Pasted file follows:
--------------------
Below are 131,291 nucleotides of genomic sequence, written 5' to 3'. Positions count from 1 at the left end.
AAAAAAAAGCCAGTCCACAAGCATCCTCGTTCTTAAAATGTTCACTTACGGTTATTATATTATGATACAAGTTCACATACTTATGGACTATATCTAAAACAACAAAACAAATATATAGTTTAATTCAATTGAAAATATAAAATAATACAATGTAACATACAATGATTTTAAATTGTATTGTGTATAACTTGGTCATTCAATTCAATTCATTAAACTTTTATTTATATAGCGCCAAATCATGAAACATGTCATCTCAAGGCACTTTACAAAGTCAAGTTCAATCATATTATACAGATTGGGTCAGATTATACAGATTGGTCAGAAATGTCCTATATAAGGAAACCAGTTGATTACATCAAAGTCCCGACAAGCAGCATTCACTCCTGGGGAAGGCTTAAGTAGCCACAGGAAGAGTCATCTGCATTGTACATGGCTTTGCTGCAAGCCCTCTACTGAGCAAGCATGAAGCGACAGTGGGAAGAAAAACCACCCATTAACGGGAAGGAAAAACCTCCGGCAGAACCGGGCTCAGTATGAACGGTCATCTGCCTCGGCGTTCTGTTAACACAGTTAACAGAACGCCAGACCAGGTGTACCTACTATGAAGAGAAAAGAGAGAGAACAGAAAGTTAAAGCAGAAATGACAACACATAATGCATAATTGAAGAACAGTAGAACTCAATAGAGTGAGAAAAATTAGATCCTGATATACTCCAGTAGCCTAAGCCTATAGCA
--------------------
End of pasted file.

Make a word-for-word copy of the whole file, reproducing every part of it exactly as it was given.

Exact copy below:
Below are 131,291 nucleotides of genomic sequence, written 5' to 3'. Positions count from 1 at the left end.
AAAAAAAAGCCAGTCCACAAGCATCCTCGTTCTTAAAATGTTCACTTACGGTTATTATATTATGATACAAGTTCACATACTTATGGACTATATCTAAAACAACAAAACAAATATATAGTTTAATTCAATTGAAAATATAAAATAATACAATGTAACATACAATGATTTTAAATTGTATTGTGTATAACTTGGTCATTCAATTCAATTCATTAAACTTTTATTTATATAGCGCCAAATCATGAAACATGTCATCTCAAGGCACTTTACAAAGTCAAGTTCAATCATATTATACAGATTGGGTCAGATTATACAGATTGGTCAGAAATGTCCTATATAAGGAAACCAGTTGATTACATCAAAGTCCCGACAAGCAGCATTCACTCCTGGGGAAGGCTTAAGTAGCCACAGGAAGAGTCATCTGCATTGTACATGGCTTTGCTGCAAGCCCTCTACTGAGCAAGCATGAAGCGACAGTGGGAAGAAAAACCACCCATTAACGGGAAGGAAAAACCTCCGGCAGAACCGGGCTCAGTATGAACGGTCATCTGCCTCGGCGTTCTGTTAACACAGTTAACAGAACGCCAGACCAGGTGTACCTACTATGAAGAGAAAAGAGAGAGAACAGAAAGTTAAAGCAGAAATGACAACACATAATGCATAATTGAAGAACAGTAGAACTCAATAGAGTGAGAAAAATTAGATCCTGATATACTCCAGTAGCCTAAGCCTATAGCA